• by Tony Hoyle (11698) <tmh@nodomain.org> on Wednesday June 22, 2005 @04:22AM (#12879221) Homepage
      Sounds optimistic...

      Let's say I'm within range of 50 access points all called 'Netgear'.

      Where am I?
      • Re:20 - 40 meters? (Score:2, Informative)

        by Anonymous Coward
        > Let's say I'm within range of 50 access points all called 'Netgear'.
        > Where am I?

        You do know that access points have MAC addresses, don't you? Every single MAC address is globally unique. They have a database of those, _not_ of the names.

        Note that this database is going to get stale quickly, as people turn on new APs, move existing ones, or upgrade broken ones. Still, I think it's a great thing to keep in your arsenal of positioning tools.
      • Let's say I'm within range of 50 access points all called 'Netgear'.

        Where am I?


        Utah?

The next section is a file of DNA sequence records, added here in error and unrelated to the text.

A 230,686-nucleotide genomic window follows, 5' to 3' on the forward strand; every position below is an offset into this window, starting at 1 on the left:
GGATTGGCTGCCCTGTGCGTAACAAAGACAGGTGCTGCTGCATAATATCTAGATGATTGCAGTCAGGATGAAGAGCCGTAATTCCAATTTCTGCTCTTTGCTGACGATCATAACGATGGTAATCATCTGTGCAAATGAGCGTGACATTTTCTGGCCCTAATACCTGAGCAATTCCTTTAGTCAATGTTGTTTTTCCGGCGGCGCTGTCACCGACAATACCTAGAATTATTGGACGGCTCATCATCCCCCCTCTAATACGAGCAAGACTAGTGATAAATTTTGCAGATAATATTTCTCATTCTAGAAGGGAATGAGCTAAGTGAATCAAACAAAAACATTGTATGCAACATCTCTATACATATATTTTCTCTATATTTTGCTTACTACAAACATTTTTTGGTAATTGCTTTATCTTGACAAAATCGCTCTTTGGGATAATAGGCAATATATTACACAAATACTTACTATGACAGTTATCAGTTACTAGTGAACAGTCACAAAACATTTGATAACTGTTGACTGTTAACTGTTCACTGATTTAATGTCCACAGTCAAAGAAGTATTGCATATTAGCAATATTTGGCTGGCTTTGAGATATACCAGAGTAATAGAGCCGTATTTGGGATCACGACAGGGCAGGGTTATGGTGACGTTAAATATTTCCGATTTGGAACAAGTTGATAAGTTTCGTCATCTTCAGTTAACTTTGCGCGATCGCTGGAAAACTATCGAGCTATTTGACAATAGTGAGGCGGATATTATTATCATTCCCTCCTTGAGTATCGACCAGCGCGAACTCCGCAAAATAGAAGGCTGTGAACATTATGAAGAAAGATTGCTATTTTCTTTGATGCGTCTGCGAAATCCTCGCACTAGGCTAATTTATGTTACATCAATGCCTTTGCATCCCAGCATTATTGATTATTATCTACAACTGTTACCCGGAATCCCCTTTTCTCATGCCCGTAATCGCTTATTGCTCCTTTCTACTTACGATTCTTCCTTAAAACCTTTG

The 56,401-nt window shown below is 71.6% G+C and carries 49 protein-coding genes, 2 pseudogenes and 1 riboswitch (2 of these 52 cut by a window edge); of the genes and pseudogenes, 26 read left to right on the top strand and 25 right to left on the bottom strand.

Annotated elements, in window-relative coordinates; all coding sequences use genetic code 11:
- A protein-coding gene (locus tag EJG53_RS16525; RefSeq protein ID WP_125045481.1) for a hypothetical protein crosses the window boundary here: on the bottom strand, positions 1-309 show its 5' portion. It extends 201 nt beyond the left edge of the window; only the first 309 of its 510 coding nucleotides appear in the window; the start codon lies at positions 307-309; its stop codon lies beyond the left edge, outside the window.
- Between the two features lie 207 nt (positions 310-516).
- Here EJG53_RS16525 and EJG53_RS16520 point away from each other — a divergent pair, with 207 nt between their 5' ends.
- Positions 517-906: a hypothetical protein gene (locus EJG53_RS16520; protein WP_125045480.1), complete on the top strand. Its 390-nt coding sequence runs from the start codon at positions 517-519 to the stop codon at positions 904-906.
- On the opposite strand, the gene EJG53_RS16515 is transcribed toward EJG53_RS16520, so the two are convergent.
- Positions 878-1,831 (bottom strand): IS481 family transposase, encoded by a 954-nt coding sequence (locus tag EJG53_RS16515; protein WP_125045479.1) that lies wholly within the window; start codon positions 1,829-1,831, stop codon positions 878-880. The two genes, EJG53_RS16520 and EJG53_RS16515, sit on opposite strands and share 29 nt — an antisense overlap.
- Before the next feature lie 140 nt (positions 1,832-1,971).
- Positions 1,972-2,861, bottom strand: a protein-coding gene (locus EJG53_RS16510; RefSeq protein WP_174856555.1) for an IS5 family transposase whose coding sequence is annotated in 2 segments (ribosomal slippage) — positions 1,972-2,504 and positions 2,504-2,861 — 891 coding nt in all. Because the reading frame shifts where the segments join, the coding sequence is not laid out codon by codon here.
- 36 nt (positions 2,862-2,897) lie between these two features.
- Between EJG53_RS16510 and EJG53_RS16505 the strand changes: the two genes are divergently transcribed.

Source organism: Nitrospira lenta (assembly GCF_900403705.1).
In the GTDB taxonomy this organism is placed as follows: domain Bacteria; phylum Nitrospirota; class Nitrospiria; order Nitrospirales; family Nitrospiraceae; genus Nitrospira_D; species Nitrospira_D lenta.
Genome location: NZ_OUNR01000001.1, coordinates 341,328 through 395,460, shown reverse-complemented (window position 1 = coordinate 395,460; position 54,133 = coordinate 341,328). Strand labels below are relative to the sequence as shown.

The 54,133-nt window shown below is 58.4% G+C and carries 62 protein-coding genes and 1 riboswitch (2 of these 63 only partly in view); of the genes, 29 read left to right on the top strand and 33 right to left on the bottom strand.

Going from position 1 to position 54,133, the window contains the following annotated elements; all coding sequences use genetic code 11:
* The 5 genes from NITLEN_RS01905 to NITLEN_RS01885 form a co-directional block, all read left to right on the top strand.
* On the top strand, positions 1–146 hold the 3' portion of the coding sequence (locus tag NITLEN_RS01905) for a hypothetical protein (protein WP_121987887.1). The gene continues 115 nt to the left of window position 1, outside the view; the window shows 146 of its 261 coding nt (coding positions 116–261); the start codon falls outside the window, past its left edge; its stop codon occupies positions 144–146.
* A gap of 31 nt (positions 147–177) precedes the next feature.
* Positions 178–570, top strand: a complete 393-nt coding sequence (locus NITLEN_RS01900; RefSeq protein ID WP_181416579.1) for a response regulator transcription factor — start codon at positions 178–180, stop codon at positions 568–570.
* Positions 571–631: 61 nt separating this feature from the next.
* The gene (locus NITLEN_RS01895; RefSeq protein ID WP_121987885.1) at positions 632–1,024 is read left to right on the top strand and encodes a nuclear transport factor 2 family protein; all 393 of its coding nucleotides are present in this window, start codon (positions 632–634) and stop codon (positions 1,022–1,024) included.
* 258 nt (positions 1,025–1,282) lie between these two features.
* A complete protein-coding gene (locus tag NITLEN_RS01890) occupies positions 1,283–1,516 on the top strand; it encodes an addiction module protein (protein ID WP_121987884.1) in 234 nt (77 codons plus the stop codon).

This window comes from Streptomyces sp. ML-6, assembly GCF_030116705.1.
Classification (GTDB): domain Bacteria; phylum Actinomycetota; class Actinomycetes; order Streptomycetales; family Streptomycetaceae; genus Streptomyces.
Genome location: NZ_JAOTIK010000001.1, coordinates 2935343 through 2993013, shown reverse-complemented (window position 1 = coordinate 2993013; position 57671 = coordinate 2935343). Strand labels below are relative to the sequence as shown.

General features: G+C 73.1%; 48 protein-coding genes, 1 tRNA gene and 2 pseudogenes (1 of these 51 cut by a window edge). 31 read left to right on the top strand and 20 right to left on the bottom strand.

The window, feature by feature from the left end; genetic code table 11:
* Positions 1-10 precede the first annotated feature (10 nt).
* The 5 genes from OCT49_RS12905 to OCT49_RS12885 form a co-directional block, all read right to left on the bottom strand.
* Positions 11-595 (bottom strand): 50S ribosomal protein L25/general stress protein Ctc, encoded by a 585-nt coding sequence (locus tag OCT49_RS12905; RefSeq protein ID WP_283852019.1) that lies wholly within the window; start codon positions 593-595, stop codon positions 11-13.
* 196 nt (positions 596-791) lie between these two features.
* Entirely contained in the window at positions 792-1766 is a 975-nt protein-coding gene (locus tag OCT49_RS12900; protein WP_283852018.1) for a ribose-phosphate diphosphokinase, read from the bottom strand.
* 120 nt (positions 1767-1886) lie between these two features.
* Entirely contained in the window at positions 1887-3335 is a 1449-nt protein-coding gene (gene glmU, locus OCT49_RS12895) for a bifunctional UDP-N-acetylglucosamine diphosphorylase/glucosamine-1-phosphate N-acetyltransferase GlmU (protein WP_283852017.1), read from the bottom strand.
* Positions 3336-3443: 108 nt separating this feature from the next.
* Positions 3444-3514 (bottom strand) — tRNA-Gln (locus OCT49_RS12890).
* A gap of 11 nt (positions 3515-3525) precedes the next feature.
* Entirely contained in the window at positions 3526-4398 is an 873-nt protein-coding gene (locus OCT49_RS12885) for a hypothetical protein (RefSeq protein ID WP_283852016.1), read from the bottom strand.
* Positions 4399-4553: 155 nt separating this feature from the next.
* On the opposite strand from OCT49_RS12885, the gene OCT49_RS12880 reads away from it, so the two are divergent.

• by wintahmoot (17043) on Tuesday June 21, 2005 @11:55PM (#12878460) Homepage
    PlaceLab [placelab.org] has been doing this for a while, and it's free.
    • by Myself (57572) on Wednesday June 22, 2005 @12:38AM (#12878629) Journal
      Strange how the world turns, I just mentioned PlaceLab to a friend before loading Slashdot. Spooky!

      PlaceLab's big advantage is the ability to use multiple sources. Wardriving data is just one potential input. If you have a GPS receiver and a wi-fi card and a CDMA phone all connected, it'll use whichever is giving the most trustworthy results. So you can move smoothly between urban, rural, and indoor environments.

      What absolutely makes me giggle is this: "Morgan adds that GPS typically only locates things within a few hundred meters, whereas the Wi-Fi location system can get within 20 to 40 meters of an object."
      • by kormoc (122955)
        that's funny, mine typically is about 3 meters.

        see http://www.delorme.com/earthmatelt20/waas.asp [delorme.com]

        "it is possible where WAAS is available to experience accuracy of under three meters for the majority of tracking time."

        Mine has never been more then 10 meters off.
        • Same here... With WAAS on even in a city such as Boston my Garmin's accuracy is usually between 3 and 12 meters.